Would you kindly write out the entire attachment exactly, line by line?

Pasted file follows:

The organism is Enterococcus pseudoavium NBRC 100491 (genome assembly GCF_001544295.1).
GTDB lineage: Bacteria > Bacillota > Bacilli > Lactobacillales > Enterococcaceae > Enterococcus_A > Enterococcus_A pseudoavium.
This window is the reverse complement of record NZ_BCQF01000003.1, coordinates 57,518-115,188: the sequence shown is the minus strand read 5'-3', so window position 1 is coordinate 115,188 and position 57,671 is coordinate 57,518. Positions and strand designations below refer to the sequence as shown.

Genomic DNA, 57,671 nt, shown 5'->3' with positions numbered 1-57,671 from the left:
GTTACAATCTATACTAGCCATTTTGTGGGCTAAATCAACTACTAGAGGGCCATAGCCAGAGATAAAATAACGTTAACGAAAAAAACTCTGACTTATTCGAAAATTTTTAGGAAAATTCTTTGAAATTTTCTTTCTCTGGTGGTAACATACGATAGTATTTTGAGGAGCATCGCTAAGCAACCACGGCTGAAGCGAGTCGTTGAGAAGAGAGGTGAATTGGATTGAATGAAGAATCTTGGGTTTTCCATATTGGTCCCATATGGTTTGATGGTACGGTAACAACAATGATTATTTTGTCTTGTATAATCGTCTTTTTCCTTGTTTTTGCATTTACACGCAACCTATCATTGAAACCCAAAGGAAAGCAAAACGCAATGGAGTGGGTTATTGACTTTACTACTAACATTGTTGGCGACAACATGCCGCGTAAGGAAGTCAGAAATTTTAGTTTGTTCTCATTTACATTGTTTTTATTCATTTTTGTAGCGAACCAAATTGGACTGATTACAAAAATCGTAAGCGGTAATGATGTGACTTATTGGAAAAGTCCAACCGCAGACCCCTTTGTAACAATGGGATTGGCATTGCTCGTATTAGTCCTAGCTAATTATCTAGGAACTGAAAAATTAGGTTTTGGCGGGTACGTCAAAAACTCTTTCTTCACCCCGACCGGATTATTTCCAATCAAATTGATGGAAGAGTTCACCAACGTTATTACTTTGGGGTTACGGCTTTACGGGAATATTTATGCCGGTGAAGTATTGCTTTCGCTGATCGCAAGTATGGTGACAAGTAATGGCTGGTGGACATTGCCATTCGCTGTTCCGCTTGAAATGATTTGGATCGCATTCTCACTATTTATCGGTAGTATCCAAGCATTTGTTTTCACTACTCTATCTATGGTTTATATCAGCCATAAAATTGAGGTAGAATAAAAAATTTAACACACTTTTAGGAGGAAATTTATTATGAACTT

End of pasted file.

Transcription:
The organism is Enterococcus pseudoavium NBRC 100491 (genome assembly GCF_001544295.1).
GTDB lineage: Bacteria > Bacillota > Bacilli > Lactobacillales > Enterococcaceae > Enterococcus_A > Enterococcus_A pseudoavium.
This window is the reverse complement of record NZ_BCQF01000003.1, coordinates 57,518-115,188: the sequence shown is the minus strand read 5'-3', so window position 1 is coordinate 115,188 and position 57,671 is coordinate 57,518. Positions and strand designations below refer to the sequence as shown.

Genomic DNA, 57,671 nt, shown 5'->3' with positions numbered 1-57,671 from the left:
GTTACAATCTATACTAGCCATTTTGTGGGCTAAATCAACTACTAGAGGGCCATAGCCAGAGATAAAATAACGTTAACGAAAAAAACTCTGACTTATTCGAAAATTTTTAGGAAAATTCTTTGAAATTTTCTTTCTCTGGTGGTAACATACGATAGTATTTTGAGGAGCATCGCTAAGCAACCACGGCTGAAGCGAGTCGTTGAGAAGAGAGGTGAATTGGATTGAATGAAGAATCTTGGGTTTTCCATATTGGTCCCATATGGTTTGATGGTACGGTAACAACAATGATTATTTTGTCTTGTATAATCGTCTTTTTCCTTGTTTTTGCATTTACACGCAACCTATCATTGAAACCCAAAGGAAAGCAAAACGCAATGGAGTGGGTTATTGACTTTACTACTAACATTGTTGGCGACAACATGCCGCGTAAGGAAGTCAGAAATTTTAGTTTGTTCTCATTTACATTGTTTTTATTCATTTTTGTAGCGAACCAAATTGGACTGATTACAAAAATCGTAAGCGGTAATGATGTGACTTATTGGAAAAGTCCAACCGCAGACCCCTTTGTAACAATGGGATTGGCATTGCTCGTATTAGTCCTAGCTAATTATCTAGGAACTGAAAAATTAGGTTTTGGCGGGTACGTCAAAAACTCTTTCTTCACCCCGACCGGATTATTTCCAATCAAATTGATGGAAGAGTTCACCAACGTTATTACTTTGGGGTTACGGCTTTACGGGAATATTTATGCCGGTGAAGTATTGCTTTCGCTGATCGCAAGTATGGTGACAAGTAATGGCTGGTGGACATTGCCATTCGCTGTTCCGCTTGAAATGATTTGGATCGCATTCTCACTATTTATCGGTAGTATCCAAGCATTTGTTTTCACTACTCTATCTATGGTTTATATCAGCCATAAAATTGAGGTAGAATAAAAAATTTAACACACTTTTAGGAGGAAATTTATTATGAACTT